Participants were identified by review of electronic health records and some by provider referral. Inclusion criteria included being between the ages of 30 and 60, having had diabetes for at least 6 months, and having their last hemoglobin A1c (HbA1c) done within the past year and being ≥8 indicating poor glycemic control. 2000. Adherence to medication Morisky Medication Adherence Scale (15) This 8-item scale addresses adherence issues like forgetfulness or discontinuing medication because it makes patients feel better or worse. Response categories are yes/no for each item with a dichotomous response. Behavioral change Stages of Change (16) Participants’ response placed them in one of the following categories: precontemplation, contemplation, preparation, action, or maintenance. Diabetes self-efficacy The Diabetes Distress Scale (17) This 2-item scale measures two potential problem areas for people living with diabetes.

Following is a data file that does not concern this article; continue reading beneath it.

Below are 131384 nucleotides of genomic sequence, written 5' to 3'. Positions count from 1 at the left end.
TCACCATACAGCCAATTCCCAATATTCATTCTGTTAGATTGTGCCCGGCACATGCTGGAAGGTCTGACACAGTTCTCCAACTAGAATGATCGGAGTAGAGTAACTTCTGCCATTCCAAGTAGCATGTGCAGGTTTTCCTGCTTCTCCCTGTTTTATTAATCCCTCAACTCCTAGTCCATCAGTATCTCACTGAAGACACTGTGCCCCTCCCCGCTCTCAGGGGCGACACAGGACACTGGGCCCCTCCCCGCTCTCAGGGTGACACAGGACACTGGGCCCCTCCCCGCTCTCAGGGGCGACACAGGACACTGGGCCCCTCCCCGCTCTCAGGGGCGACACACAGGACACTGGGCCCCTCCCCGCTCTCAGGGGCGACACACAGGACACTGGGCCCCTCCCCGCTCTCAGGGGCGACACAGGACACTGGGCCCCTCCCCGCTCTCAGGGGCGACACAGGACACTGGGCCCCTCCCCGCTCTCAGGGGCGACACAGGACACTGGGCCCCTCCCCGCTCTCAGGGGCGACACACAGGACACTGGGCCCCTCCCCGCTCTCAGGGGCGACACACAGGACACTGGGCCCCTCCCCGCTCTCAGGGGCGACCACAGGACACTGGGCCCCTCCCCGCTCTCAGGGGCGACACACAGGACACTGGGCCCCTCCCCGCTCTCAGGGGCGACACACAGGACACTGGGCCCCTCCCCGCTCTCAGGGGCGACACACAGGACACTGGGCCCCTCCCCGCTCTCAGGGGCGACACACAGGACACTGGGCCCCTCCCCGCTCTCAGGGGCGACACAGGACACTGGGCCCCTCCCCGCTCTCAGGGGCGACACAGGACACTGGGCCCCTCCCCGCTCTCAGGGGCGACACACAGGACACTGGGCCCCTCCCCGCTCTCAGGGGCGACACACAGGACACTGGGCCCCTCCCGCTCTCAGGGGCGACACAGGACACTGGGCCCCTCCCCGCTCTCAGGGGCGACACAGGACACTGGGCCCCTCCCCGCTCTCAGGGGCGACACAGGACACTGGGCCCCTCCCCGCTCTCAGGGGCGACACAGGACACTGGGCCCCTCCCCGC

The items are on a 6 point gradient scale. Provider communication Medical Care Scale from the Stanford Patient Education Center (18) The scale consists of three measures with responses on a five-point gradient scale. Scale items address preparation for clinic appointments and discussions of confusion and personal problems related to patient’s illness. Upon completion of these assessments, participants were randomized to a control or intervention group. Culturally relevant diabetes education materials were sent monthly to control group participants. Intervention group participants received 12 months of personalized support from a Latino CHW, who provided individualized diabetes management education, accompaniment to medical and social service appointments, and linkages to other relevant healthcare resources. The health-promoting lifestyle composite summarizes all of the items on the questionnaire.